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Leashes for Active Dogs

dog on leash walking in the cross walk with human

There are so many varieties and styles of leashes on the market these days. So how do you know which one is best for your active dog? Here are a few ways to make a better-informed decision. And, because many dog owners also buy a collar (or harness) when they choose their leash, we’ll take a look at those, as well.

Material differences

Search the shelves and pegboards of a large pet supply store and you’ll find that leashes, collars, and harnesses can be made of leather, nylon, metal chain, and even mountain-climbing rope. Many of those products feature one (or more) of these characteristics: they can be lightweight, reflective, lighted, personalized, decorative, and breed-specific.

Making the right choice

No matter what your dog’s size, shape, or breed, you want a leash that’s durable, safe, and that makes it easy for you to control your dog. And, of course, the collar or harness must fit your dog well. Beyond that, you will find yourself trying to decide between many different varieties.

Here are some of the best leashes, collars, and harnesses for your active canine:

Basic Leashes. A sturdy, six-foot leather, nylon, or chain leash with a good quality metal clip is great for the majority of dogs. It’s practical and lets you keep control of your active dog. The clip should securely fasten to a metal ring on your dog’s collar/harness, and the weight of the leash should always be proportionate to your dog's weight.

Training Leashes. A short leash helps teach dogs to heel. For larger dogs, a one-foot leash is best, while for medium- or smaller-sized dogs, two-foot leashes are ideal.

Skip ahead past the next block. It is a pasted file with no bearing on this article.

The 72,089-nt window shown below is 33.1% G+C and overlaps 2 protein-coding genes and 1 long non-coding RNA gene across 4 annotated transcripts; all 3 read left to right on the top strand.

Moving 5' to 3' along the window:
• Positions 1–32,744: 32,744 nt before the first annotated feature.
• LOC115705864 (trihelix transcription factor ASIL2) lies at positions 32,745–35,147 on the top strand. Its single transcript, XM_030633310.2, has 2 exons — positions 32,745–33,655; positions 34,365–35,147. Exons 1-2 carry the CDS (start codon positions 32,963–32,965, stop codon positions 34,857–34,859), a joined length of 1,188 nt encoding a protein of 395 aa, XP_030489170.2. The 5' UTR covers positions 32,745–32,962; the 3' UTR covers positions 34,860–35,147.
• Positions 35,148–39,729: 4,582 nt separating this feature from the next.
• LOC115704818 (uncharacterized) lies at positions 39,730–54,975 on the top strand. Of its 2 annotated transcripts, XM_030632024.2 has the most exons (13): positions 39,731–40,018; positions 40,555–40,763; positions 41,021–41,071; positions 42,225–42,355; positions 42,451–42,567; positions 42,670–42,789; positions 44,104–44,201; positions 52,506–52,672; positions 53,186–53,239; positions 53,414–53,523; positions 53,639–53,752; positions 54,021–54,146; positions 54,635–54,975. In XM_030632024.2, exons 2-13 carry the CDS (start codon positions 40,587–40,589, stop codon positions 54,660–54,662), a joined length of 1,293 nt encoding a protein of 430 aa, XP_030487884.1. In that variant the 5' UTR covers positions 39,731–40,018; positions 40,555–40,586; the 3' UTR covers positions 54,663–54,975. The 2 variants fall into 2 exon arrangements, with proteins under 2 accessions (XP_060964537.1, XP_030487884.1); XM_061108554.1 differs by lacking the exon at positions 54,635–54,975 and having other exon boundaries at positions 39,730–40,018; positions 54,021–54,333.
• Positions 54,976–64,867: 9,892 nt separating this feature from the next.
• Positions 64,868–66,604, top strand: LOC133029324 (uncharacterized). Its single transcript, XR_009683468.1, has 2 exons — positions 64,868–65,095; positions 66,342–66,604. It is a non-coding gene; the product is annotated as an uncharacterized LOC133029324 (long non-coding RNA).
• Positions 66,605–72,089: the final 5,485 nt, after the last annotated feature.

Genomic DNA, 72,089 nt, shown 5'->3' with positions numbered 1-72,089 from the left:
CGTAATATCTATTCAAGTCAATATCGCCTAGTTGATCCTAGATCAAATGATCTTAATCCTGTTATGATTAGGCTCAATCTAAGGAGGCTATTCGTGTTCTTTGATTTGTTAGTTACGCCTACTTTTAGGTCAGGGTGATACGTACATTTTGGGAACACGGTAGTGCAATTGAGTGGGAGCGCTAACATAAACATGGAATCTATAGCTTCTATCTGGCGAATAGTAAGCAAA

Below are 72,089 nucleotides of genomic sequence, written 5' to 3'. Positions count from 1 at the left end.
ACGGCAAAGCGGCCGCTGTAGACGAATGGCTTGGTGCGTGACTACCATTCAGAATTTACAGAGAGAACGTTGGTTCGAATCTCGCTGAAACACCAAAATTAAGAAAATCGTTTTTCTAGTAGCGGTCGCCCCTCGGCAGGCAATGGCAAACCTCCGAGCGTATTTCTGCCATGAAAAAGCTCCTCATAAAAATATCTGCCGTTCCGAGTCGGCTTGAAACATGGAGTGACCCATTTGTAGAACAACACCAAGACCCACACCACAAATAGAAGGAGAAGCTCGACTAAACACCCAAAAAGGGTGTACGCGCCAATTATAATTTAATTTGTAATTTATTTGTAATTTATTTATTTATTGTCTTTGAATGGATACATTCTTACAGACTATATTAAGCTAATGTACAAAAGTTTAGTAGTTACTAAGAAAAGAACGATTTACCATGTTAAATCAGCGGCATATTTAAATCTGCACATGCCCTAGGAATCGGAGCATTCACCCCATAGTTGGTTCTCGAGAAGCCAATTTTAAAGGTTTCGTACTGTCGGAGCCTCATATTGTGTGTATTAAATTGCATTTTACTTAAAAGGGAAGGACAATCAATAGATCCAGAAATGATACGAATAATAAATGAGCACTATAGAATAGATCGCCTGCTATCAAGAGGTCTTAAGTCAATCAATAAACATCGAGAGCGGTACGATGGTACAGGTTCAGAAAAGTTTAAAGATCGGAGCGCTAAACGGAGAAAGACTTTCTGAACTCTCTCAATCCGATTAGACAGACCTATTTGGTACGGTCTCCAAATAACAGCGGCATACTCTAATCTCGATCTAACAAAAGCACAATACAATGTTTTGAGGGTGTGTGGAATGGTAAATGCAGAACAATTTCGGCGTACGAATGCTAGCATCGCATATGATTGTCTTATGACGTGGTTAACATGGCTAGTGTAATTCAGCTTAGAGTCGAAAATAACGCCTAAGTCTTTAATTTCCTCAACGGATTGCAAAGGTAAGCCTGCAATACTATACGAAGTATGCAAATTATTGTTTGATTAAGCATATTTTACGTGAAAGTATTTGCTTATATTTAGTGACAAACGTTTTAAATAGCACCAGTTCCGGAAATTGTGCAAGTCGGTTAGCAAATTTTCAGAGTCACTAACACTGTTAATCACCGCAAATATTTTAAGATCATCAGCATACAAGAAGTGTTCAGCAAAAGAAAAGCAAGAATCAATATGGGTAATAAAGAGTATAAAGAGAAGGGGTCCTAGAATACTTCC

Mountain Rope Leashes. These leashes are perfect for large dogs. They’re strong, yet lightweight, made of genuine mountain-climbing rope. The mountain-climbing snap hook is strong and dependable, and because it’s made of brass, it won’t rust or chip.

Basic Collars. Nylon and leather collars with either buckled or snap closures are generally a good choice. Snap closures work well for many dogs, but if your dog is large and/or strong, a robust buckled collar is the safer choice.

Head Halters. These collars can help you control your large, energetic dog. When you pull on the leash (attached to a ring under your dog’s chin), you place pressure on his muzzle and neck. This guides his head and body in the direction you want him to go. Head halters, such as the Gentle Leader, are humane alternatives to traditional training collars, and are often much more effective. They also help enable small adults and children to handle big, boisterous dogs. If you decide on a head halter, plan to spend time helping your dog get used to it. And remember, some dogs do not adapt immediately to this alternative.